Dogaspet is reader-supported. As an Amazon Associate, we may earn from qualifying purchases.

Why does my dog pant when I pet him? (6 Reasons Why)


Why does my dog pant when I pet him?

As a pet parent, nothing makes you feel more connected to your furry friend than those simple moments of connection when you hug or whisper sweet nothings in their ear. But then something puzzling happens; our beloved pooches start panting!

Why? What does it mean? Panting is often seen as an expression of happiness and contentment but it can also indicate distress or fear if done at the wrong time.

In this blog post, we’ll discuss 6 possible reasons why your pup may be panting while being petted – so that next time tuckered out Toto has you perplexed with his nervous-sounding pants, you know what might be going on!

Table of contents

Excitement or Happiness

Are you wondering if your pooch is panting because he’s happy? The answer is yes! If your pup pants and wags his tail while in the presence of someone, it’s a good indication that they are content. 

Additionally, dogs may also pant when playing or preparing for their daily exercise session. It is completely normal to observe heavy breathing from a canine who feels pleased; however, excessive panting can be an indicator of anxiety and stress (find out more below).

Do dogs pant when they are happy?

Anxiety or Stress

When a dog pants and has an uneasy body, it’s usually a sign that he is in distress. Your pup might start pacing back and forth or even try to hide when feeling anxious. Loud noises, unfamiliar people or animals, and changes in routine can all be sources of anxiety for your furry friend.

To help him relax his nerves it’s important to create a calming atmosphere by using gentle words, avoiding any potential triggers for stress, and providing comforting vocal cues if the situation allows you to do so.

Animal assisted therapy reducing stress in elderly woman with cancer sleeping with dog on carpet

Pain or Discomfort

When dogs are in pain or distress, they may pant to help manage their body temperature. Whimpering, whining and hiding can also be indicators that something’s not right with your pup. In such circumstances it is essential to take them for a visit at the vet as soon as possible.

Remember – if ever you’re uncertain of your dog’s wellbeing, err on the side of caution by seeking professional medical care straight away – just better safe than sorry!

3. Pain or Discomfort


When a dog is overheating, they may begin to pant heavily with their reddish tongue as an indicator. Additionally, your pup might become drowsy and experience difficulty breathing before ultimately collapsing if not quickly cooled down.

Therefore, it’s essential to act quickly in alleviating the heat from your furry friend; this can be done by offering them a cool bath (not too cold) or gently applying cold water onto their body while transferring them into a cooler environment.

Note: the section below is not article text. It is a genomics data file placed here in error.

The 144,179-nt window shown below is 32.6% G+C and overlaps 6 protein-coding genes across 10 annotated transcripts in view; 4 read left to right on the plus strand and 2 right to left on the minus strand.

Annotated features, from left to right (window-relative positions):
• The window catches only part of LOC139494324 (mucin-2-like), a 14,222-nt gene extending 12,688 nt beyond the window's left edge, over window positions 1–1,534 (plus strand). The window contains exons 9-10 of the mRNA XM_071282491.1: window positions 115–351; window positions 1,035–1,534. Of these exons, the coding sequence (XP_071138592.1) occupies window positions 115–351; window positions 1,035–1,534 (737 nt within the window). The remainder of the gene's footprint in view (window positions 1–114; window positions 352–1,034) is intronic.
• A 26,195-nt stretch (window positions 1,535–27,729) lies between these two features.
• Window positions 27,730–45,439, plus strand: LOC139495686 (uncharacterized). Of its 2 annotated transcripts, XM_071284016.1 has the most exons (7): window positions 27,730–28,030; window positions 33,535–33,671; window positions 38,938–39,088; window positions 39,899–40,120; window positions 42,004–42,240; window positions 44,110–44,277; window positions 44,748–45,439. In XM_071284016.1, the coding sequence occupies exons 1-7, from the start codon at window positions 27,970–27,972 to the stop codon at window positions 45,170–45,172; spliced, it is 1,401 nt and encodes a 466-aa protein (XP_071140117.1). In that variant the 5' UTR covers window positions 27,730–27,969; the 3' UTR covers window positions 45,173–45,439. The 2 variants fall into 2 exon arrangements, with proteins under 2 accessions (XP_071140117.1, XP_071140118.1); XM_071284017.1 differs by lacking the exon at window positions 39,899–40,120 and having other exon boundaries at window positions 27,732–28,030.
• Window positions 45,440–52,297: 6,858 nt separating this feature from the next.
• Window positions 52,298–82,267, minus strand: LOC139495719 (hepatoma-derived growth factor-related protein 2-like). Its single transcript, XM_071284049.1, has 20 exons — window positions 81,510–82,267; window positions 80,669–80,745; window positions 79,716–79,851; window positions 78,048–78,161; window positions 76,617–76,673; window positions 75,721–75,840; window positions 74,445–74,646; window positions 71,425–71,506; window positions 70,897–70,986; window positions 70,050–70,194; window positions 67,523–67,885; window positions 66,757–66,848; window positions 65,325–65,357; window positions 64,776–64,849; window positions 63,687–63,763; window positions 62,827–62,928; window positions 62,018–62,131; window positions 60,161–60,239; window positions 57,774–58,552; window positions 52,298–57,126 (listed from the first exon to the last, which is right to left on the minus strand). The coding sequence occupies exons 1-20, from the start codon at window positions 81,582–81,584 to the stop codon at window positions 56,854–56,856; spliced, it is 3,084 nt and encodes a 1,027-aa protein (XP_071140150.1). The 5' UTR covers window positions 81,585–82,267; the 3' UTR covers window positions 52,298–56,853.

Dog pants because of overheating

Respiratory Issues

If your pup is panting heavily and having difficulty breathing, then he may be facing a respiratory issue. You can also look out for other signs such as blue or grayish gums to confirm this diagnosis. Don’t hesitate to find medical assistance right away if there’s cause for concern — respiration issues are incredibly serious and potentially life-threatening conditions that shouldn’t be taken lightly.

5. Respiratory Issues

Other Medical Conditions

Panting is a natural and beneficial way for dogs to regulate their body temperature. However, it can be caused by other conditions as well; heart disease may cause the heart to work harder, in turn leading to an increased body heat while kidney disease makes panting necessary as the kidneys remove waste products from the blood.

Additionally, pain such as that associated with arthritis or cancer could also lead your canine companion to excessively pant – making it important for you consult with a vet when this happens. By ruling out any potential underlying health issues early on through veterinary service, you can help ensure your dog’s wellbeing and maximize quality of life!

6. Other Medical Conditions

What To Do If Your Dog Is Panting?

When your dog is panting, it’s important to observe him closely and determine why he’s panting. If the cause is caused by anxiety or stress, try calming him with a calm environment, reassuring words or by avoiding anything that could act as a trigger.

Alternatively, if the panting is because of overheating; you can cool him down quickly by using a cool bath, applying cool water to his body or taking him to a cooler place.

However, if panting is due to respiratory problems then your pet needs immediate veterinary attention. Don’t wait until it gets worse – be proactive and take your pet to the vet as soon as possible for proper treatment.


Dogs may pant for various reasons, so it’s critical to carefully assess your pup if they seem uncomfortable. If there is no distress and the panting appears more energetic or stimulated, that can simply be attributed to excitement or a warm climate. 

However, if the heaviness of their breathing seems off-puttingly labored and accompanied by obvious discomfort – it’s time to rush them to a qualified veterinarian.

Written by

Tim Smith
With years of experience writing about dogs, this author is a go-to source for insights on the furry friends. A lover of all animals, this writer's work has been published in many respected publications.
The Ideal Dog Routine Written By Vet
Add Years to Your Dog's Life With Our Free E-book!

Not only does this routine build their confidence and reduce the likelihood of behavioral disorders, but it can also result in a longer, healthier life!